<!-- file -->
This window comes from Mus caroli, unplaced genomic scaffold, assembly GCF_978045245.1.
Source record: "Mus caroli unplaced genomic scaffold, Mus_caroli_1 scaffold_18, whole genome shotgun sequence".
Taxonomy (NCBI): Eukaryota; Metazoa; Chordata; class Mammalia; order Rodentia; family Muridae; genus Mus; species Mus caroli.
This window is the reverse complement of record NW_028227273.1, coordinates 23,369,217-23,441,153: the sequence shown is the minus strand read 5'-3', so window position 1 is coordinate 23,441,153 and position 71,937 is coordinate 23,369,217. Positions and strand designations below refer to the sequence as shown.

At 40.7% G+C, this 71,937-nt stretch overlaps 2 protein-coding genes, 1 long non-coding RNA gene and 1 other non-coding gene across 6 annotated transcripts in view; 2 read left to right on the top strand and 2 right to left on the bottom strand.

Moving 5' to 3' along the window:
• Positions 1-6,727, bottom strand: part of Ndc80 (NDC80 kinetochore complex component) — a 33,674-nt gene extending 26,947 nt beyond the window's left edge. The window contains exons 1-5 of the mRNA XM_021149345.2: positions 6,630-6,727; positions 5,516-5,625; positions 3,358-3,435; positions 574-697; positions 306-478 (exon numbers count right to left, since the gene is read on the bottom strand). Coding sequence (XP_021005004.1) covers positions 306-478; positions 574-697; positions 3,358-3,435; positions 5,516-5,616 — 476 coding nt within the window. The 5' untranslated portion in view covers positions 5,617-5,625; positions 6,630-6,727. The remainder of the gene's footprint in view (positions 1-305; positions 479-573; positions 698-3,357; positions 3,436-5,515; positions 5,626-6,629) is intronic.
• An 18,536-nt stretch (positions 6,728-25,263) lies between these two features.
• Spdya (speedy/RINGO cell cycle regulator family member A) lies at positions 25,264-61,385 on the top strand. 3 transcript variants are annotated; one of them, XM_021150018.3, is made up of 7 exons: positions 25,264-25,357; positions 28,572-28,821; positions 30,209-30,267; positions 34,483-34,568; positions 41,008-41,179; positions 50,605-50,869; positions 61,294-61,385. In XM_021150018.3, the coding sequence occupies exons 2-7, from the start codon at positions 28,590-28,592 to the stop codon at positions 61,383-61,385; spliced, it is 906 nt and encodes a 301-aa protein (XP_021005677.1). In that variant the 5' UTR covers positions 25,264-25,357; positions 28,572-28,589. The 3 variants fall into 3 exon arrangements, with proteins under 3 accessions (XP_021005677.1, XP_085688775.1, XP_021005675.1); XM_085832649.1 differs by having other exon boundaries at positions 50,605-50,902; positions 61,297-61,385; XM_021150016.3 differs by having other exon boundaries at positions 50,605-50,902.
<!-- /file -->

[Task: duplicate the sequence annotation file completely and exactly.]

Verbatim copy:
This window comes from Mus caroli, unplaced genomic scaffold, assembly GCF_978045245.1.
Source record: "Mus caroli unplaced genomic scaffold, Mus_caroli_1 scaffold_18, whole genome shotgun sequence".
Taxonomy (NCBI): Eukaryota; Metazoa; Chordata; class Mammalia; order Rodentia; family Muridae; genus Mus; species Mus caroli.
This window is the reverse complement of record NW_028227273.1, coordinates 23,369,217-23,441,153: the sequence shown is the minus strand read 5'-3', so window position 1 is coordinate 23,441,153 and position 71,937 is coordinate 23,369,217. Positions and strand designations below refer to the sequence as shown.

At 40.7% G+C, this 71,937-nt stretch overlaps 2 protein-coding genes, 1 long non-coding RNA gene and 1 other non-coding gene across 6 annotated transcripts in view; 2 read left to right on the top strand and 2 right to left on the bottom strand.

Moving 5' to 3' along the window:
• Positions 1-6,727, bottom strand: part of Ndc80 (NDC80 kinetochore complex component) — a 33,674-nt gene extending 26,947 nt beyond the window's left edge. The window contains exons 1-5 of the mRNA XM_021149345.2: positions 6,630-6,727; positions 5,516-5,625; positions 3,358-3,435; positions 574-697; positions 306-478 (exon numbers count right to left, since the gene is read on the bottom strand). Coding sequence (XP_021005004.1) covers positions 306-478; positions 574-697; positions 3,358-3,435; positions 5,516-5,616 — 476 coding nt within the window. The 5' untranslated portion in view covers positions 5,617-5,625; positions 6,630-6,727. The remainder of the gene's footprint in view (positions 1-305; positions 479-573; positions 698-3,357; positions 3,436-5,515; positions 5,626-6,629) is intronic.
• An 18,536-nt stretch (positions 6,728-25,263) lies between these two features.
• Spdya (speedy/RINGO cell cycle regulator family member A) lies at positions 25,264-61,385 on the top strand. 3 transcript variants are annotated; one of them, XM_021150018.3, is made up of 7 exons: positions 25,264-25,357; positions 28,572-28,821; positions 30,209-30,267; positions 34,483-34,568; positions 41,008-41,179; positions 50,605-50,869; positions 61,294-61,385. In XM_021150018.3, the coding sequence occupies exons 2-7, from the start codon at positions 28,590-28,592 to the stop codon at positions 61,383-61,385; spliced, it is 906 nt and encodes a 301-aa protein (XP_021005677.1). In that variant the 5' UTR covers positions 25,264-25,357; positions 28,572-28,589. The 3 variants fall into 3 exon arrangements, with proteins under 3 accessions (XP_021005677.1, XP_085688775.1, XP_021005675.1); XM_085832649.1 differs by having other exon boundaries at positions 50,605-50,902; positions 61,297-61,385; XM_021150016.3 differs by having other exon boundaries at positions 50,605-50,902.